Step 2: Close Approach Risk Assessment

Conjunction Risk Assessment

The results from a Conjunction Assessment (CA) screening merely indicate that two objects will come into somewhat close proximity; they do not determine what the collision risk actually is.  Because risk is the combination of both the likelihood of an unfavorable event and the expected consequence of that event, both such aspects of a satellite conjunction need to be evaluated to determine the risk.

The most widely used approach to determine satellite collision likelihood is to calculate the probability of collision (Pc), which represents the likelihood that the actual miss distance between the two satellites will be smaller than their combined size, thus precipitating a collision.  The likelihood calculation assumes a probabilistic form because the ephemerides used to identify the conjunction represent predictions with uncertainty; in considering these two trajectories and their uncertainties, one can calculate this probability of collision.  The details of the theory of the Pc calculation, and relevant bibliography as well, are given in the NASA CA Best Practices Handbook (https://nodis3.gsfc.nasa.gov/OCE_docs/OCE_51.pdf).  Appendix N; but a one-pane summary of the technique is given in the diagram below.  At NASA CARA, Pc values greater than 1E‑07 merit operational attention, and values greater than 1E-04 require mitigation actions.

Assessments of collision consequence are more contextual.  For protected assets, a collision with an object of any type can generally be presumed to result in loss of mission; and for most owners/operators, that is a consequence that cannot be sustained.  However, in triage situations in which perhaps only one of a number of contemporaneous conjunctions can be mitigated, or for issuing warnings for debris-on-debris conjunctions, it makes sense to understand consequence as the amount of debris that is expected to be produced should a conjunction actually result in a collision.  Large debris-producing events will pollute a particular orbital regime much more seriously than a collision that might produce only a handful of trackable objects.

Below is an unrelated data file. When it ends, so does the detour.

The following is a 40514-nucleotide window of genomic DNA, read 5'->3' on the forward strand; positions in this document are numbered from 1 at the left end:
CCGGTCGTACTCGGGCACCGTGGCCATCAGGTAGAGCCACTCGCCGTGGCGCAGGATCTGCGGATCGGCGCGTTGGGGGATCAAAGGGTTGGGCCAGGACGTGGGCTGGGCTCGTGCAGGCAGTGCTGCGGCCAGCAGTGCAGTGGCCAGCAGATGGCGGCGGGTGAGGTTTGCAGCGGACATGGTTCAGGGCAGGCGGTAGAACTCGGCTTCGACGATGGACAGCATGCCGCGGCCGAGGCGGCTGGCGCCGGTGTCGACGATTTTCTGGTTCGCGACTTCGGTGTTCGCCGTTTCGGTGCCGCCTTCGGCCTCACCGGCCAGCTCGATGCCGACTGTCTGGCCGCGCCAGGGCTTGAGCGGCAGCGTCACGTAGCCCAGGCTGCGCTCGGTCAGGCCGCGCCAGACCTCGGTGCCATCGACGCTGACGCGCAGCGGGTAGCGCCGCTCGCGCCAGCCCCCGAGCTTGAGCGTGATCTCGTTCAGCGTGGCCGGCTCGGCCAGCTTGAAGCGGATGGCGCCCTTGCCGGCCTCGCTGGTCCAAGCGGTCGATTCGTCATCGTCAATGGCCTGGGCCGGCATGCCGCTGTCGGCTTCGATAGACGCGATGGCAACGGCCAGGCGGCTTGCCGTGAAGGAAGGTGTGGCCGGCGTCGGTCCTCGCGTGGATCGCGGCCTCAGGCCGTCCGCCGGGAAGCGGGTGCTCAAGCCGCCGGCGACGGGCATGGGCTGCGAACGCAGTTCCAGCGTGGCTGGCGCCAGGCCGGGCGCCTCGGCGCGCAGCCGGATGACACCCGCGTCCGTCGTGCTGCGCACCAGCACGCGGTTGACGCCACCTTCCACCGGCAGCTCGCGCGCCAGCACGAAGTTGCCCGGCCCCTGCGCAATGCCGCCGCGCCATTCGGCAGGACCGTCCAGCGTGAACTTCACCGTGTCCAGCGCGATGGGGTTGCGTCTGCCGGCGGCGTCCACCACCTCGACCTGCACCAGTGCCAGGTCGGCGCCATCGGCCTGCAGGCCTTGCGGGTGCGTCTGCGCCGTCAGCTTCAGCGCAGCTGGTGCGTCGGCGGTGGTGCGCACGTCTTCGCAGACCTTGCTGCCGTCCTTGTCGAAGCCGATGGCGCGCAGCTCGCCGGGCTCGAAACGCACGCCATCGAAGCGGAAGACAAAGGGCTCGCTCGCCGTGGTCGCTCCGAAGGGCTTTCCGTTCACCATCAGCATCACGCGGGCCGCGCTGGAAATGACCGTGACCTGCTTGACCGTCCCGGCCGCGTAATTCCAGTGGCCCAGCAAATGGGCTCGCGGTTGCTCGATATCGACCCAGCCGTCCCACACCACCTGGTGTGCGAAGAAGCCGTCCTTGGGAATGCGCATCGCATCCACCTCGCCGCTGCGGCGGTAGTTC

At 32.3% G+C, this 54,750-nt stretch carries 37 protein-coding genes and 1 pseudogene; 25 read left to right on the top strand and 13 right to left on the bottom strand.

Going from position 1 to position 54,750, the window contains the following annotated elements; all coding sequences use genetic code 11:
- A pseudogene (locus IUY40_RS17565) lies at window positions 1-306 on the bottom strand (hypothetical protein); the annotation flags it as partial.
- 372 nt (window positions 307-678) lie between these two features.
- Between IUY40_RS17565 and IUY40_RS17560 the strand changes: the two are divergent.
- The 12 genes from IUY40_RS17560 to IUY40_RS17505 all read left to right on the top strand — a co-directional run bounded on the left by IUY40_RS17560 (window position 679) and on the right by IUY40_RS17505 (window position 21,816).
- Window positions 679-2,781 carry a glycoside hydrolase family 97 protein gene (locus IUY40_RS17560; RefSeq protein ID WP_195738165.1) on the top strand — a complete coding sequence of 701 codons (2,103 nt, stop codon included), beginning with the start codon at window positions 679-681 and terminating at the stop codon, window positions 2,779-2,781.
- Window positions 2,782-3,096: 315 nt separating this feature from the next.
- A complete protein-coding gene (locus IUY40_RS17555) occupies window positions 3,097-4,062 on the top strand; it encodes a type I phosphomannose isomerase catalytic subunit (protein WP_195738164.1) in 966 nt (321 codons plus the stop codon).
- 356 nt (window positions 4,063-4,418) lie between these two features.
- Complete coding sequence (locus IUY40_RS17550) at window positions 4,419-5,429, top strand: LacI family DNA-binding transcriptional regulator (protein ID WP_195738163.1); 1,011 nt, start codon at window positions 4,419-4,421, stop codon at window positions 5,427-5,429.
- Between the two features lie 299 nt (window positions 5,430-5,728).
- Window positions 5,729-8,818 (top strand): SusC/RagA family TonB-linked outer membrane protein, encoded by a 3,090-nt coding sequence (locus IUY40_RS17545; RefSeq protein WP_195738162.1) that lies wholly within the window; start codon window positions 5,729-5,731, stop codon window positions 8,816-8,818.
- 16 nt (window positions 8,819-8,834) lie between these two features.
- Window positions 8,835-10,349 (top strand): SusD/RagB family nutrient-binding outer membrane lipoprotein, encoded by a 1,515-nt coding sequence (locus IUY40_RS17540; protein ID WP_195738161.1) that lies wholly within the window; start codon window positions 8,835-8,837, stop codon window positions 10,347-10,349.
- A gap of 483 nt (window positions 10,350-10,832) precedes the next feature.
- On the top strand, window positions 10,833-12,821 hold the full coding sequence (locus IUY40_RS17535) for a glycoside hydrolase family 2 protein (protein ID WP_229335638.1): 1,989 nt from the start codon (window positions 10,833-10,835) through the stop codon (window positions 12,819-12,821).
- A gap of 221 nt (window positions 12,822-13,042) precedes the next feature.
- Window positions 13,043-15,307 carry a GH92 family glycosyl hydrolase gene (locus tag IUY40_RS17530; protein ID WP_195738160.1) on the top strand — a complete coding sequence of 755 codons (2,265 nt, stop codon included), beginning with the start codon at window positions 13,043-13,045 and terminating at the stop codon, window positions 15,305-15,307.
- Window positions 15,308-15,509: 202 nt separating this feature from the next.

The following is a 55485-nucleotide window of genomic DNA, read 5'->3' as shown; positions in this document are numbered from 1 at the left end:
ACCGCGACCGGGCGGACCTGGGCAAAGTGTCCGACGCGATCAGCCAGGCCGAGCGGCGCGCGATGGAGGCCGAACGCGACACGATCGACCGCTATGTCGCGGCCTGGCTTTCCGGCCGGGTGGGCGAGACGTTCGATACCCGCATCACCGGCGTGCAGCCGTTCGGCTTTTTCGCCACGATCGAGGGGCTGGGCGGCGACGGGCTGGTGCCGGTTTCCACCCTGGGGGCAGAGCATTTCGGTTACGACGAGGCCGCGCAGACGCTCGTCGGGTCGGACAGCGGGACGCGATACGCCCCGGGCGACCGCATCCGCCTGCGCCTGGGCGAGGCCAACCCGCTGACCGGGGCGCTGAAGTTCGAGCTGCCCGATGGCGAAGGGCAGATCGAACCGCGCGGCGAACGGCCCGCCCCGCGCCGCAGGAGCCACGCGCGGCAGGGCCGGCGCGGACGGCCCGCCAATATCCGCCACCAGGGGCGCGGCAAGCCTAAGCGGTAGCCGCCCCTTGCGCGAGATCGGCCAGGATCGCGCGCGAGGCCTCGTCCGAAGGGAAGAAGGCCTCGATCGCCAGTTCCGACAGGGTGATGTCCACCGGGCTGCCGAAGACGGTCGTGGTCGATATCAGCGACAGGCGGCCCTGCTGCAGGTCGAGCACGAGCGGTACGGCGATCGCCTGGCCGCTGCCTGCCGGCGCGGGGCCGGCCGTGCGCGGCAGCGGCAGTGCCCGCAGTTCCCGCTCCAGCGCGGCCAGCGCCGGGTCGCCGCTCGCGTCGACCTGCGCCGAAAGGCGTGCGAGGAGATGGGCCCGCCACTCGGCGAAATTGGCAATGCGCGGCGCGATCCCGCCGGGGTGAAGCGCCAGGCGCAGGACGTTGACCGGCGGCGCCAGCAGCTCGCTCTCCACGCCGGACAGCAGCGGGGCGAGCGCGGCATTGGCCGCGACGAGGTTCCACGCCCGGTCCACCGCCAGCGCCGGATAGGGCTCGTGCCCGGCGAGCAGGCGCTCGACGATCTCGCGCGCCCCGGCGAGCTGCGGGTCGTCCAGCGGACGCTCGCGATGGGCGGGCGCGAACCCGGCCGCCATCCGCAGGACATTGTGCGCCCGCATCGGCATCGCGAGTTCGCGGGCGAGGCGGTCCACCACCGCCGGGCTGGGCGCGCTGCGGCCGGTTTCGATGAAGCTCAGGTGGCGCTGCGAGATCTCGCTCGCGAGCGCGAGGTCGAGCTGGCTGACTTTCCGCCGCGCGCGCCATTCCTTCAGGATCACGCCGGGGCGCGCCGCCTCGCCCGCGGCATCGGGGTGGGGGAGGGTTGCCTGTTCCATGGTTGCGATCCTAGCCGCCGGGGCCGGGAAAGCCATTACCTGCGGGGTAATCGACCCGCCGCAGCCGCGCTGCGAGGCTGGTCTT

Estimates of the amount of debris that a collision might produce are performed by the NASA-produced EVOLVE model, which is an empirical model developed from performing hyperkinetic collisions of satellites in a vacuum chamber and examining the debris produced.  A basic distinction is made between catastrophic collisions, in which both objects are completely fragmented; and non-catastrophic collisions, in which the smaller (lighter) object is fragmented but the larger (heavier) object only cratered.  These different modes of collision, and the resultant number of pieces for each, are governed by the masses of the two satellites and their relative velocity.

Expected debris production, as a function of the mass of the secondary object (primary object is fixed here at 3000kg), is shown in the graphic at right.  The x-axis is the relative velocity of the two objects (most Low Earth Orbit (LEO) conjunctions have relative velocities around 10,000 m/s), the y-axis is the mass of the secondary object, and the color is the amount of debris produced.  The yellow area, to the right of the magenta line, is the region of catastrophic collisions that produce large amounts of debris (several thousand pieces greater than 5cm in size); the secondary object needs to be of non-trivial mass and high relative velocity to enter this region of the graph.  To the left of the magenta line, especially for lighter objects, the debris production is substantially smaller.  A LEO collision can therefore be both a high-debris-producing event and, with small debris secondaries, an event of only modest debris productions.  Typically, an event would need to produce 50-100 pieces in order to be considered significant.  More information on the theory behind this model, as well as details regarding how object (especially debris object) masses are estimated, is given in the NASA CA Best Practices Handbook, Appendix N.

If the risk assessment authority, by considering both the collision likelihood and consequence, concludes that a particular conjunction is a high collision risk, the conjunction then moves to the final phase of collision avoidance, namely mitigation action planning and, potentially, execution.